1968–1975: Yes and King CrimsonEdit

Following his return to London, the nineteen-year-old Bruford settled into a flat in north London and placed an advertisement for drum work in the Melody Maker.[13] It was spotted by singer Jon Anderson of the psychedelic rock band Mabel Greer's Toyshop, formed of bassist Chris Squire and guitarist Clive Bayley, who sought a replacement for their departing drummer, Bob Hagger. The four met on 7 June 1968; Anderson was so impressed with Bruford that he invited him to play with the band that evening at the Rachel McMillan College in Deptford.[11] Their entire set consisted of "In the Midnight Hour" by Wilson Pickett as it was the only song they all knew how to play through, but Bruford was impressed with the band's ability to sing in harmony.[13] Following the gig, Bruford had several offers to join soul bands, one of which earned as much as £30 a week, but chose to remain with Anderson and Squire, who took charge in forming a new band. The four entered rehearsals, which ended in Peter Banks replacing Bayley on guitar, and changed their name to Yes with a new recruit, keyboardist Tony Kaye.[11][13]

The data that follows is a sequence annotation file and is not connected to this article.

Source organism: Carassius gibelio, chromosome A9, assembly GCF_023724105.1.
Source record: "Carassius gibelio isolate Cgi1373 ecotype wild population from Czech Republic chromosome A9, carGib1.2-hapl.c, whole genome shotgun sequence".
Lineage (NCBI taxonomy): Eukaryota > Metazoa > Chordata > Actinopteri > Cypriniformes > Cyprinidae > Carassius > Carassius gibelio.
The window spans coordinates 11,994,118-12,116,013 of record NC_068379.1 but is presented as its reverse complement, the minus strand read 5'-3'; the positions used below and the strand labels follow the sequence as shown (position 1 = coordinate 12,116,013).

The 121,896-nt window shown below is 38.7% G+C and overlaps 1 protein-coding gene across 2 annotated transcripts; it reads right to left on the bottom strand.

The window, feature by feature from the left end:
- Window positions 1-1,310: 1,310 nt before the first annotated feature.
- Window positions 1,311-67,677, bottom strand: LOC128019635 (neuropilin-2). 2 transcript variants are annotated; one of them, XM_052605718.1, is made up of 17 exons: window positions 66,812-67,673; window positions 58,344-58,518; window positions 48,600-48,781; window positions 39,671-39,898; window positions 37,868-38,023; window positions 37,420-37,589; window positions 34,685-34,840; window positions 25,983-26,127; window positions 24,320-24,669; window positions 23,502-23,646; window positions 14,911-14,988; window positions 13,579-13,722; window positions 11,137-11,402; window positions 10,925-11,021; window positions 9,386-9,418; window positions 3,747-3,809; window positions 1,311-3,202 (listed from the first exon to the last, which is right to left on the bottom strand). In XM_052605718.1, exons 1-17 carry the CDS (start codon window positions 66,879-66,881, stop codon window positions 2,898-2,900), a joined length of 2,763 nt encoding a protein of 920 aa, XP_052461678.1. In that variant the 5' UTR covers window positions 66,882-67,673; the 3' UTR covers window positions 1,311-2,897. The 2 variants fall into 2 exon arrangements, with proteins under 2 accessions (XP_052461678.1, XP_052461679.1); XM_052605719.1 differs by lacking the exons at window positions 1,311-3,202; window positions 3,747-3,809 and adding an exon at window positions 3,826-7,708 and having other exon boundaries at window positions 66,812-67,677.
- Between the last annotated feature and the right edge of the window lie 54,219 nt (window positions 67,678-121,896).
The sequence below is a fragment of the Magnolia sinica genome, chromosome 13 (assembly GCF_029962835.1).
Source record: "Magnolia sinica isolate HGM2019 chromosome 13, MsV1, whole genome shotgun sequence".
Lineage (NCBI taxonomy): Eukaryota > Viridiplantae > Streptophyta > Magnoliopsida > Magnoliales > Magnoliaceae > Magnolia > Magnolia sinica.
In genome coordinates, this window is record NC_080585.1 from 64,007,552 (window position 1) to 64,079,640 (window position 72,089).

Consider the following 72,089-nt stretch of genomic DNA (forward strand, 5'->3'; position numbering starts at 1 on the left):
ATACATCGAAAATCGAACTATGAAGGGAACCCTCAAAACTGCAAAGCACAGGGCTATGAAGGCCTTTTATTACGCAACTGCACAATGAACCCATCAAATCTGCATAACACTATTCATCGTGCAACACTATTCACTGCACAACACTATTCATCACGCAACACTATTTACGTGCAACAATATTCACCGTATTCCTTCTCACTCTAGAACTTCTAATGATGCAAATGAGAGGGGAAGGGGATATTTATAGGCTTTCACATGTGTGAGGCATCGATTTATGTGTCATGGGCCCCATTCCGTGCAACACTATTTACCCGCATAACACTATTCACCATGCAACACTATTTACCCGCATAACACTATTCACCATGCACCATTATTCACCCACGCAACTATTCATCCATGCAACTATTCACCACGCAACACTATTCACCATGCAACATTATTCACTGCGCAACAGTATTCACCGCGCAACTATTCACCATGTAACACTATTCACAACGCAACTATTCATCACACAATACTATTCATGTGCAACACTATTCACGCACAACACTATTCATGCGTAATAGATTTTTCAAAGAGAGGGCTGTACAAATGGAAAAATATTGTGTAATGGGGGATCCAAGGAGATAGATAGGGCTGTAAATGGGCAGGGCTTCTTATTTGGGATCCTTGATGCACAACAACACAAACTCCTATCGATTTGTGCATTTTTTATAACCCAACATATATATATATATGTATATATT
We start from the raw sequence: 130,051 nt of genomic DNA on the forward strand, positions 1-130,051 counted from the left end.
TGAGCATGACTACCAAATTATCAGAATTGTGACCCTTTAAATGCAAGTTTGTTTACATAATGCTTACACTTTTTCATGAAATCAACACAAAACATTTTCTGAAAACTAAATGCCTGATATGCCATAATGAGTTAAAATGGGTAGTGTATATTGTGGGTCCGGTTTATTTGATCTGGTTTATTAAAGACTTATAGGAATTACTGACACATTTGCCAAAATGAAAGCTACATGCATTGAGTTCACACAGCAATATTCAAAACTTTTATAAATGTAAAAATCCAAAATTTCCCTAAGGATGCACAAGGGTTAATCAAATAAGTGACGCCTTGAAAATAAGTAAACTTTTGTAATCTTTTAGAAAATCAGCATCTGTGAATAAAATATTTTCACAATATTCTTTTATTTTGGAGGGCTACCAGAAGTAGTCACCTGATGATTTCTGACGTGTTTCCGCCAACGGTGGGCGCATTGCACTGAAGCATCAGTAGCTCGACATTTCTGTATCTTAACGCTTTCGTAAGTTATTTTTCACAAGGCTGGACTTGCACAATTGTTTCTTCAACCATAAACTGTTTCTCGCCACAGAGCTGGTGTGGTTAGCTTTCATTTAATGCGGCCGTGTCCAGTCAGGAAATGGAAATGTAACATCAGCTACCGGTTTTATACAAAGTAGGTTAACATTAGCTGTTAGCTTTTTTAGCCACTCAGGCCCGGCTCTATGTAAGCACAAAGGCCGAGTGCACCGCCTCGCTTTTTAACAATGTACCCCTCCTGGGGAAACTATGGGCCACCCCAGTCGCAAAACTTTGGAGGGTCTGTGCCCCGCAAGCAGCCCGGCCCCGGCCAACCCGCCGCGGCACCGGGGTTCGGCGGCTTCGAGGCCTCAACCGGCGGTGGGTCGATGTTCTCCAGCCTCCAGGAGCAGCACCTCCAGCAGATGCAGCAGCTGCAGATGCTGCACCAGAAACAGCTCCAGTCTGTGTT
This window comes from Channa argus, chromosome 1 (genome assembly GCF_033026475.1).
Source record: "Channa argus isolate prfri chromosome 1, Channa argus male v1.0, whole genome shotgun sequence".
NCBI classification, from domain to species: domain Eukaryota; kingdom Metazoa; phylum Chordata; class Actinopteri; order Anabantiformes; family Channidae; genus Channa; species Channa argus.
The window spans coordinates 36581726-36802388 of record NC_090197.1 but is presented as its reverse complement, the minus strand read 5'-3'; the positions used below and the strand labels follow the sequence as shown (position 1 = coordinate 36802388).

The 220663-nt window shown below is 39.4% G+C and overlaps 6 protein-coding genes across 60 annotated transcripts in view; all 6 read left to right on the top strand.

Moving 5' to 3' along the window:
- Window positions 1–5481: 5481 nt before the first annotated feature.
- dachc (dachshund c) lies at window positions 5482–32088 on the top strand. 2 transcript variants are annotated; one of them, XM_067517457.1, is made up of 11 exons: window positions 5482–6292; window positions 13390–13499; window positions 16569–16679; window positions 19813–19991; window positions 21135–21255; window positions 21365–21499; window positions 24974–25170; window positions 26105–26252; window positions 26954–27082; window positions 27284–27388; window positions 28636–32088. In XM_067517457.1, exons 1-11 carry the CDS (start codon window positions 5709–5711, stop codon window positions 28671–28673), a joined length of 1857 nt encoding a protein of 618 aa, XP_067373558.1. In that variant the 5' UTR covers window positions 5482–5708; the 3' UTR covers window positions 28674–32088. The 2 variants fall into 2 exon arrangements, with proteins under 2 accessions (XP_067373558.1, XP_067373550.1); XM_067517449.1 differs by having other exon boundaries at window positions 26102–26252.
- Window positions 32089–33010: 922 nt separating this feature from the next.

Bruford played on Yes's first five studio albums during his initial tenure: Yes (1969), Time and a Word (1970), The Yes Album (1971), Fragile (1971), and Close to the Edge (1972). His first attempt at composition was "Five Per Cent for Nothing", recorded for Fragile. His main interest was allowing the drums to "be heard" as Squire played his bass often in the higher register, and so developed a style that involved unusual "beat placement" and time signatures.[14] He developed his musical understanding during this time: "I learned how to read the horizontal lines, but not the vertical notes."[15]

Bruford recalled Yes being hot blooded and argumentative, with personality conflicts being the eventual reason for his exit. These, for him, included problems in understanding other members' accents, differences in social backgrounds, and many other issues that set the band in a constant state of friction between Anderson, Squire, and himself.[15]